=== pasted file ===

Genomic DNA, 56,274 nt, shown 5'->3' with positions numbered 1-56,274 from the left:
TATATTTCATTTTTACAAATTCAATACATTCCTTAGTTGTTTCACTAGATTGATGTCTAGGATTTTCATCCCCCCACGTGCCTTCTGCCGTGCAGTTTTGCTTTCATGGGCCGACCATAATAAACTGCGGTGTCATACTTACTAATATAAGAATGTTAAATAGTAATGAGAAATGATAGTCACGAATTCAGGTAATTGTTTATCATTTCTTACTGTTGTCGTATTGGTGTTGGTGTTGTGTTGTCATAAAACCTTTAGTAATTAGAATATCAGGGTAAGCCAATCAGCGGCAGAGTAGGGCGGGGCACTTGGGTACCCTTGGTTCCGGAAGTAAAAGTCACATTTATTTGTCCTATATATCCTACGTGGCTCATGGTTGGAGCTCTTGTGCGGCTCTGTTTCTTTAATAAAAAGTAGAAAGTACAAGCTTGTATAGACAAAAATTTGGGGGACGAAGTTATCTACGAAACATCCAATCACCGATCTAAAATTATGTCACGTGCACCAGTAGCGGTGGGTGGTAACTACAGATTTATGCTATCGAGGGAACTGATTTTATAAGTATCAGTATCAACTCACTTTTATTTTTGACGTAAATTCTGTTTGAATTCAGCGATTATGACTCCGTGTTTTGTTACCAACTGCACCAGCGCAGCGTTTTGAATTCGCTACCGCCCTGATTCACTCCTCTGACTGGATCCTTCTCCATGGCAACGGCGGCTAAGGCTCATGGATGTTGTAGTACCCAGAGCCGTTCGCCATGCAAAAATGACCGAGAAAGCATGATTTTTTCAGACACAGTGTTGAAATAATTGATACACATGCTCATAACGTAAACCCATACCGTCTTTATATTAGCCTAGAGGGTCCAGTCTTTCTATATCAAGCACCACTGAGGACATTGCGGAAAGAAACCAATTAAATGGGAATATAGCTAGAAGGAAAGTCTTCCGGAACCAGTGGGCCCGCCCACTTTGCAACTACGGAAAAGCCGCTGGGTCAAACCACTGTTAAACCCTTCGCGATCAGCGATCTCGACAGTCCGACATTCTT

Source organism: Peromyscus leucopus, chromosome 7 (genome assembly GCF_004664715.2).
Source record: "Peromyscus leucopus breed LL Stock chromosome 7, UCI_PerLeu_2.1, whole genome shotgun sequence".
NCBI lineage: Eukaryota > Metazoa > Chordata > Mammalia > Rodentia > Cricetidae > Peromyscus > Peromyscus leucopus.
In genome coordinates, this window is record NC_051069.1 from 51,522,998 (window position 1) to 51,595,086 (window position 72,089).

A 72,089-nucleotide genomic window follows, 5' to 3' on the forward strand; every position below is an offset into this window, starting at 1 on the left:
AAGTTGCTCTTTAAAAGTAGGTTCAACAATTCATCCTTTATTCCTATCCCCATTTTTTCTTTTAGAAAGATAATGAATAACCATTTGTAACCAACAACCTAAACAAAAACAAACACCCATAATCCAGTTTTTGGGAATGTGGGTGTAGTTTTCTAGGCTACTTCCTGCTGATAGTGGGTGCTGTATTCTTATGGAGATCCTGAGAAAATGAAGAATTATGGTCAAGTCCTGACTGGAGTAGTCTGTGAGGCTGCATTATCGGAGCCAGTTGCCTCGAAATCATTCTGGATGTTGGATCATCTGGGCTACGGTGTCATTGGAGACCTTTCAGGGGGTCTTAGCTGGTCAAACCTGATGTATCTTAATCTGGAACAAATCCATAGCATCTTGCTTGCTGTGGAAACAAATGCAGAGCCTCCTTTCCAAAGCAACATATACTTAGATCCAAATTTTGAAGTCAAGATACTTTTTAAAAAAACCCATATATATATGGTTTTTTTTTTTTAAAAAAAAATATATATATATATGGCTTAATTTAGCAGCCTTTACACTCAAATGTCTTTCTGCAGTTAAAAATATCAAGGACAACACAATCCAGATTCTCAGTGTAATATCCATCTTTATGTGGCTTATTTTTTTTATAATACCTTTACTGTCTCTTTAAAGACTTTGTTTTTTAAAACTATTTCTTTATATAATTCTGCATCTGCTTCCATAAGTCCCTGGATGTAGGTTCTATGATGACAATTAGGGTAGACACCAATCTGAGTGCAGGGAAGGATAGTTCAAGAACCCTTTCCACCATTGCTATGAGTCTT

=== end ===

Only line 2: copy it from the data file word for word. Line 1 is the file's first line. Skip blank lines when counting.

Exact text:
TATATTTCATTTTTACAAATTCAATACATTCCTTAGTTGTTTCACTAGATTGATGTCTAGGATTTTCATCCCCCCACGTGCCTTCTGCCGTGCAGTTTTGCTTTCATGGGCCGACCATAATAAACTGCGGTGTCATACTTACTAATATAAGAATGTTAAATAGTAATGAGAAATGATAGTCACGAATTCAGGTAATTGTTTATCATTTCTTACTGTTGTCGTATTGGTGTTGGTGTTGTGTTGTCATAAAACCTTTAGTAATTAGAATATCAGGGTAAGCCAATCAGCGGCAGAGTAGGGCGGGGCACTTGGGTACCCTTGGTTCCGGAAGTAAAAGTCACATTTATTTGTCCTATATATCCTACGTGGCTCATGGTTGGAGCTCTTGTGCGGCTCTGTTTCTTTAATAAAAAGTAGAAAGTACAAGCTTGTATAGACAAAAATTTGGGGGACGAAGTTATCTACGAAACATCCAATCACCGATCTAAAATTATGTCACGTGCACCAGTAGCGGTGGGTGGTAACTACAGATTTATGCTATCGAGGGAACTGATTTTATAAGTATCAGTATCAACTCACTTTTATTTTTGACGTAAATTCTGTTTGAATTCAGCGATTATGACTCCGTGTTTTGTTACCAACTGCACCAGCGCAGCGTTTTGAATTCGCTACCGCCCTGATTCACTCCTCTGACTGGATCCTTCTCCATGGCAACGGCGGCTAAGGCTCATGGATGTTGTAGTACCCAGAGCCGTTCGCCATGCAAAAATGACCGAGAAAGCATGATTTTTTCAGACACAGTGTTGAAATAATTGATACACATGCTCATAACGTAAACCCATACCGTCTTTATATTAGCCTAGAGGGTCCAGTCTTTCTATATCAAGCACCACTGAGGACATTGCGGAAAGAAACCAATTAAATGGGAATATAGCTAGAAGGAAAGTCTTCCGGAACCAGTGGGCCCGCCCACTTTGCAACTACGGAAAAGCCGCTGGGTCAAACCACTGTTAAACCCTTCGCGATCAGCGATCTCGACAGTCCGACATTCTT